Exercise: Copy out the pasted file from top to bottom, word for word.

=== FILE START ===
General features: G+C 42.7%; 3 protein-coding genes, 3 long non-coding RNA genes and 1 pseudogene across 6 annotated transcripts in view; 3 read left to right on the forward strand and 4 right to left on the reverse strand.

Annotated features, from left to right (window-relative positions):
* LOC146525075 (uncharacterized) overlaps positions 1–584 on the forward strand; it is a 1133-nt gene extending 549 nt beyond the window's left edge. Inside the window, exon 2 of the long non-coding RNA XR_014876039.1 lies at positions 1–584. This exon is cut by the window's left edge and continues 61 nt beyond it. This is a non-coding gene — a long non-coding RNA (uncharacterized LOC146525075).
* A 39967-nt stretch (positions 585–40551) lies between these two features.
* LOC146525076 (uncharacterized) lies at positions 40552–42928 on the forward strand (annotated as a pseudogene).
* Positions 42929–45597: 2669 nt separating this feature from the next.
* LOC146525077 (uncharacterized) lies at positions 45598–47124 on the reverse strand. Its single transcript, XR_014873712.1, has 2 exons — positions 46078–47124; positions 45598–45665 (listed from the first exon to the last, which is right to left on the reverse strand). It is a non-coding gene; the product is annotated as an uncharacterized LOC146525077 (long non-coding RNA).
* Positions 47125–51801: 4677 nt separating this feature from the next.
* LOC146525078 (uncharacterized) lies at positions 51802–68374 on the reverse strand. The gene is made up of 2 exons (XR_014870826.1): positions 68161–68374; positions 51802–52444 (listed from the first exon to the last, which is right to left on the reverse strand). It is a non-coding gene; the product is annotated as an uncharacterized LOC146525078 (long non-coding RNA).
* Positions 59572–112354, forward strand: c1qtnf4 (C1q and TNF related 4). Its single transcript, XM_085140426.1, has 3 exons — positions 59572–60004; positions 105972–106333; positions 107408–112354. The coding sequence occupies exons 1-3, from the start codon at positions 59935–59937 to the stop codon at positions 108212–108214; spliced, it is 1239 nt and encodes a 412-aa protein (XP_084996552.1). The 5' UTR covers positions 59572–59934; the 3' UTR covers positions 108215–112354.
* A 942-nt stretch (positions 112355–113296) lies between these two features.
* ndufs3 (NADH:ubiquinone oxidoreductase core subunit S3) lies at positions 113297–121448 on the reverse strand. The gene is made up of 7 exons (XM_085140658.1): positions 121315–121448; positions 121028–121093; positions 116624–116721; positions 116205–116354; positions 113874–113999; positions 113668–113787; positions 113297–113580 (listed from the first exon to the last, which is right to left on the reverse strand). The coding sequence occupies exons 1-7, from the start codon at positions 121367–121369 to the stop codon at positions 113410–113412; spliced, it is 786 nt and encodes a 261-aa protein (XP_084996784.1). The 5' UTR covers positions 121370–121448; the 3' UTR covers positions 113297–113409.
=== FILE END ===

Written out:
General features: G+C 42.7%; 3 protein-coding genes, 3 long non-coding RNA genes and 1 pseudogene across 6 annotated transcripts in view; 3 read left to right on the forward strand and 4 right to left on the reverse strand.

Annotated features, from left to right (window-relative positions):
* LOC146525075 (uncharacterized) overlaps positions 1–584 on the forward strand; it is a 1133-nt gene extending 549 nt beyond the window's left edge. Inside the window, exon 2 of the long non-coding RNA XR_014876039.1 lies at positions 1–584. This exon is cut by the window's left edge and continues 61 nt beyond it. This is a non-coding gene — a long non-coding RNA (uncharacterized LOC146525075).
* A 39967-nt stretch (positions 585–40551) lies between these two features.
* LOC146525076 (uncharacterized) lies at positions 40552–42928 on the forward strand (annotated as a pseudogene).
* Positions 42929–45597: 2669 nt separating this feature from the next.
* LOC146525077 (uncharacterized) lies at positions 45598–47124 on the reverse strand. Its single transcript, XR_014873712.1, has 2 exons — positions 46078–47124; positions 45598–45665 (listed from the first exon to the last, which is right to left on the reverse strand). It is a non-coding gene; the product is annotated as an uncharacterized LOC146525077 (long non-coding RNA).
* Positions 47125–51801: 4677 nt separating this feature from the next.
* LOC146525078 (uncharacterized) lies at positions 51802–68374 on the reverse strand. The gene is made up of 2 exons (XR_014870826.1): positions 68161–68374; positions 51802–52444 (listed from the first exon to the last, which is right to left on the reverse strand). It is a non-coding gene; the product is annotated as an uncharacterized LOC146525078 (long non-coding RNA).
* Positions 59572–112354, forward strand: c1qtnf4 (C1q and TNF related 4). Its single transcript, XM_085140426.1, has 3 exons — positions 59572–60004; positions 105972–106333; positions 107408–112354. The coding sequence occupies exons 1-3, from the start codon at positions 59935–59937 to the stop codon at positions 108212–108214; spliced, it is 1239 nt and encodes a 412-aa protein (XP_084996552.1). The 5' UTR covers positions 59572–59934; the 3' UTR covers positions 108215–112354.
* A 942-nt stretch (positions 112355–113296) lies between these two features.
* ndufs3 (NADH:ubiquinone oxidoreductase core subunit S3) lies at positions 113297–121448 on the reverse strand. The gene is made up of 7 exons (XM_085140658.1): positions 121315–121448; positions 121028–121093; positions 116624–116721; positions 116205–116354; positions 113874–113999; positions 113668–113787; positions 113297–113580 (listed from the first exon to the last, which is right to left on the reverse strand). The coding sequence occupies exons 1-7, from the start codon at positions 121367–121369 to the stop codon at positions 113410–113412; spliced, it is 786 nt and encodes a 261-aa protein (XP_084996784.1). The 5' UTR covers positions 121370–121448; the 3' UTR covers positions 113297–113409.